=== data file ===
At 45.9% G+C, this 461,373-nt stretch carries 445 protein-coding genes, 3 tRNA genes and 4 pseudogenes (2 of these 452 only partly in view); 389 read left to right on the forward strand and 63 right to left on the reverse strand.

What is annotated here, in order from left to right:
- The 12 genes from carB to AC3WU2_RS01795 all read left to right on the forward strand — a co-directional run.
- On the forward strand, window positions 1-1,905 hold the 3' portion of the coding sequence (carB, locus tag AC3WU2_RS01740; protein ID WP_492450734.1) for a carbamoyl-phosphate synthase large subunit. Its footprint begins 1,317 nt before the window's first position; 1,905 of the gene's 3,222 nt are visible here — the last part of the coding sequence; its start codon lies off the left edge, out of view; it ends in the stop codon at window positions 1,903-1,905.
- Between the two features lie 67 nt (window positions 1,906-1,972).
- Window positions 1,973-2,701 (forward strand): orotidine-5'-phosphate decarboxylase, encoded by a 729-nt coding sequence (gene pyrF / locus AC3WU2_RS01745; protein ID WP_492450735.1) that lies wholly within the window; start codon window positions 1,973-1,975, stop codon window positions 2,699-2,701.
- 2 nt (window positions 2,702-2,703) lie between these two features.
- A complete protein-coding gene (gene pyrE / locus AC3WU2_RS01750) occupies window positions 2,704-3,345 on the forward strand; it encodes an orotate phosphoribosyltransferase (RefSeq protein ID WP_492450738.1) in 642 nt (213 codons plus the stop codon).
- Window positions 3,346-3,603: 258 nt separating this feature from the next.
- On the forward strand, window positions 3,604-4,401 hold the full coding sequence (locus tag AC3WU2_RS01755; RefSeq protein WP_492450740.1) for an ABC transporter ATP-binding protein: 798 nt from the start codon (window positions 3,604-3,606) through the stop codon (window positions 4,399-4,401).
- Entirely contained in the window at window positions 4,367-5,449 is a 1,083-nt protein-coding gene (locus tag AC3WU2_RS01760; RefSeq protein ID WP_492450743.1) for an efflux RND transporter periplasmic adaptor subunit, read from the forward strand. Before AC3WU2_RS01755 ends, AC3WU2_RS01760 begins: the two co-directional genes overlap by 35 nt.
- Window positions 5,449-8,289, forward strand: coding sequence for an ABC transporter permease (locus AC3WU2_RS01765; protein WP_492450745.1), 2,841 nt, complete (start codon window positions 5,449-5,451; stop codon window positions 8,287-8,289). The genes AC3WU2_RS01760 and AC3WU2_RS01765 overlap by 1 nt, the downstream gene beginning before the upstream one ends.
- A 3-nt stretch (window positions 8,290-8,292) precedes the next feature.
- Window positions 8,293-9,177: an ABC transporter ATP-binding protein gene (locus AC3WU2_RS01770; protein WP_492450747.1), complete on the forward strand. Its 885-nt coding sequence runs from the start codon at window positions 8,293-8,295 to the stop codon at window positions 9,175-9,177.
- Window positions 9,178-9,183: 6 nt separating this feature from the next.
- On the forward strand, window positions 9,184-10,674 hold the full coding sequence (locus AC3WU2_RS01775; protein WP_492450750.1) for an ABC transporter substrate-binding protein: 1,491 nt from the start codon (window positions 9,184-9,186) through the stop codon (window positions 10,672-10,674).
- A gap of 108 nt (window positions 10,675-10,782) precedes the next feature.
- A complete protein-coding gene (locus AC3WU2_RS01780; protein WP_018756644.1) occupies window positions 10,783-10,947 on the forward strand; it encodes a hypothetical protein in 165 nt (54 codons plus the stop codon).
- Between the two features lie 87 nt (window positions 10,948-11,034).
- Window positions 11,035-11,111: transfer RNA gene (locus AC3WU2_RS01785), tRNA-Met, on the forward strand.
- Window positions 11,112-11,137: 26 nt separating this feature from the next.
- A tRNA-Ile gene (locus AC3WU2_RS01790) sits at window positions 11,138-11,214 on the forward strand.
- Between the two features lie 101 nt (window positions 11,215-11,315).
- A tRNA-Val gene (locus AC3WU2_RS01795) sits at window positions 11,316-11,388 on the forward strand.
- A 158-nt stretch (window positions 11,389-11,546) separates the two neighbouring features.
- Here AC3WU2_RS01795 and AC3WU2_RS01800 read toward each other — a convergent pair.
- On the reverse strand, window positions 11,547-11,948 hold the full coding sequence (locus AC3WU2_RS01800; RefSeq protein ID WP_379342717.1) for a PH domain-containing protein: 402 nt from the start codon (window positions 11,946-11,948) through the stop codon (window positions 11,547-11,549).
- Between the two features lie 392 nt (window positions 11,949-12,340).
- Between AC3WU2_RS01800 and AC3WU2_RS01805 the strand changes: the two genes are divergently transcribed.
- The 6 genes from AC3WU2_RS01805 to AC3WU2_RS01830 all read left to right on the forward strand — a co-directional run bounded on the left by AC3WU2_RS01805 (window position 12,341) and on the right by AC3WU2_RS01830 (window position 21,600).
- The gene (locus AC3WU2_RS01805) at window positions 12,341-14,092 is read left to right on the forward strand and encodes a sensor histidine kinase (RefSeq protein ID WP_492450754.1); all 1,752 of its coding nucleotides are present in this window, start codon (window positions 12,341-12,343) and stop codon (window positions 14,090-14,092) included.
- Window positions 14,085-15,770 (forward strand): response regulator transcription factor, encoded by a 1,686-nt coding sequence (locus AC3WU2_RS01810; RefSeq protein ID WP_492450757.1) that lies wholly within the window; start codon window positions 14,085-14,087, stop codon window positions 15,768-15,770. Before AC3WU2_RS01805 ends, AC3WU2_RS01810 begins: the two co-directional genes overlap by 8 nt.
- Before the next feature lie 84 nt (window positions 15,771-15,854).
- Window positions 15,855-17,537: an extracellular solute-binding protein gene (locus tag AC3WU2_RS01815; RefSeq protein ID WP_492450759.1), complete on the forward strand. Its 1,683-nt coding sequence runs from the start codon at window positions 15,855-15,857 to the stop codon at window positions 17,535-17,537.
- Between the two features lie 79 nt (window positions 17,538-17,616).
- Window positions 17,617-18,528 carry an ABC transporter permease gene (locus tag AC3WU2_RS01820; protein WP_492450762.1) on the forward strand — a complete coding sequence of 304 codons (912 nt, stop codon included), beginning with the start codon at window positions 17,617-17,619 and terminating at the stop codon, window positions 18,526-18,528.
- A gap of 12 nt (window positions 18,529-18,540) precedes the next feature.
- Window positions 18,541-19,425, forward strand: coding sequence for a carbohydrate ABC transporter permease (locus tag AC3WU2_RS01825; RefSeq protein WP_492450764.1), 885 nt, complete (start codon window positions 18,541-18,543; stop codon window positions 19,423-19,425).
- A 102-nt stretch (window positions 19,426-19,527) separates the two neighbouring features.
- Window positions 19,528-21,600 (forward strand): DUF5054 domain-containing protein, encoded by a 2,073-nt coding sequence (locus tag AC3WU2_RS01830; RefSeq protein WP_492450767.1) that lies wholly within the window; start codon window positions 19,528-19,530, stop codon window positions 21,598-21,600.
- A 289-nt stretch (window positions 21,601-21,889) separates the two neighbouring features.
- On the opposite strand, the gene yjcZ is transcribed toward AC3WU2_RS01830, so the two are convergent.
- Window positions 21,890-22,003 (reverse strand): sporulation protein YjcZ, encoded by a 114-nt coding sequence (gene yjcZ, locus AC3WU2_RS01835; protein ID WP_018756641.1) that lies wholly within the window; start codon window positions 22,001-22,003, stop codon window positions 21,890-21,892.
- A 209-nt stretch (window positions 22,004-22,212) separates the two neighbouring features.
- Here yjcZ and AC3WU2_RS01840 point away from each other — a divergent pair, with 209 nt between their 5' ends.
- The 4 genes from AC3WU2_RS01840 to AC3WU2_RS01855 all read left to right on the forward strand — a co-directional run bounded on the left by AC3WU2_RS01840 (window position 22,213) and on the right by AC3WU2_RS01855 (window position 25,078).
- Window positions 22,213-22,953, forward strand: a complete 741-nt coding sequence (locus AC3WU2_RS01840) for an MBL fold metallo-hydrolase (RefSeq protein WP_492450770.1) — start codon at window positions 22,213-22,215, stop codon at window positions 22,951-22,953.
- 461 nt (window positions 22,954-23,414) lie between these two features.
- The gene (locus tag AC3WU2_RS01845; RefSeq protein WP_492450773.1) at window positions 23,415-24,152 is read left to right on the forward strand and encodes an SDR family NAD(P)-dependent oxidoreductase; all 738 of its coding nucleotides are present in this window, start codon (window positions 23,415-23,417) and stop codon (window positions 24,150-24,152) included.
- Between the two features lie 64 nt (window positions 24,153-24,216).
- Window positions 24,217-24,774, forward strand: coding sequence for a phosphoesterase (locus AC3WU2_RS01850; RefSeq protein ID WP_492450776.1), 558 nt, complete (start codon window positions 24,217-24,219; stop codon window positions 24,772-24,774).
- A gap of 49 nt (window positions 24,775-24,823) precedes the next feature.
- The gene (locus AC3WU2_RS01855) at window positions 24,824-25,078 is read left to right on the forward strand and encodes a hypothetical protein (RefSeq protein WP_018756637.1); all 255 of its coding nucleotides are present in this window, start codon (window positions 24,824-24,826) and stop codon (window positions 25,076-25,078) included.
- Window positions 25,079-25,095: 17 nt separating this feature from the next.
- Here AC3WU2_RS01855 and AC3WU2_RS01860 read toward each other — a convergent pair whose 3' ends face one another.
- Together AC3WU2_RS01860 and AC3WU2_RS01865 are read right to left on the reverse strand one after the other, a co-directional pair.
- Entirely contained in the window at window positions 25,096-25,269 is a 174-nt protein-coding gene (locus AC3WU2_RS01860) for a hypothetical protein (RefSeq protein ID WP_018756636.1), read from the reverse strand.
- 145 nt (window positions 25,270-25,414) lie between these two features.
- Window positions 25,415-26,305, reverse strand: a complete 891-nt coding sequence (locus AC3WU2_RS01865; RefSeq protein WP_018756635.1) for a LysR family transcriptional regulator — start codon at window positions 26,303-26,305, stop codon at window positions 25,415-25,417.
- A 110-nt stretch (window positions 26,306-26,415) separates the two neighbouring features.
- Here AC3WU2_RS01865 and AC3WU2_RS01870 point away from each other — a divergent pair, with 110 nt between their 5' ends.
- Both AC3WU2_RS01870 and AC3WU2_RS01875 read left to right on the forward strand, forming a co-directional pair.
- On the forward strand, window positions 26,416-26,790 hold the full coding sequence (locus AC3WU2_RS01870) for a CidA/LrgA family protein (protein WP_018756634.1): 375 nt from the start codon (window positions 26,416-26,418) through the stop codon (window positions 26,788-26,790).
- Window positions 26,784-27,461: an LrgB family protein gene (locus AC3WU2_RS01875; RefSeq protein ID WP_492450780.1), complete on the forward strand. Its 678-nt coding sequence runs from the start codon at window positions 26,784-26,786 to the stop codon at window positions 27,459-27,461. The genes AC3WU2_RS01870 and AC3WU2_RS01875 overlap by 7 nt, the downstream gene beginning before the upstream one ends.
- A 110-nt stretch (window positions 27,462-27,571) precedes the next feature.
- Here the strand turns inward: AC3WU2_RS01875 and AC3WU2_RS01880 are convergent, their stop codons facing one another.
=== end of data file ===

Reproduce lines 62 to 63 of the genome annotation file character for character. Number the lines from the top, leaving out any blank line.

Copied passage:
- Both AC3WU2_RS01870 and AC3WU2_RS01875 read left to right on the forward strand, forming a co-directional pair.
- On the forward strand, window positions 26,416-26,790 hold the full coding sequence (locus AC3WU2_RS01870) for a CidA/LrgA family protein (protein WP_018756634.1): 375 nt from the start codon (window positions 26,416-26,418) through the stop codon (window positions 26,788-26,790).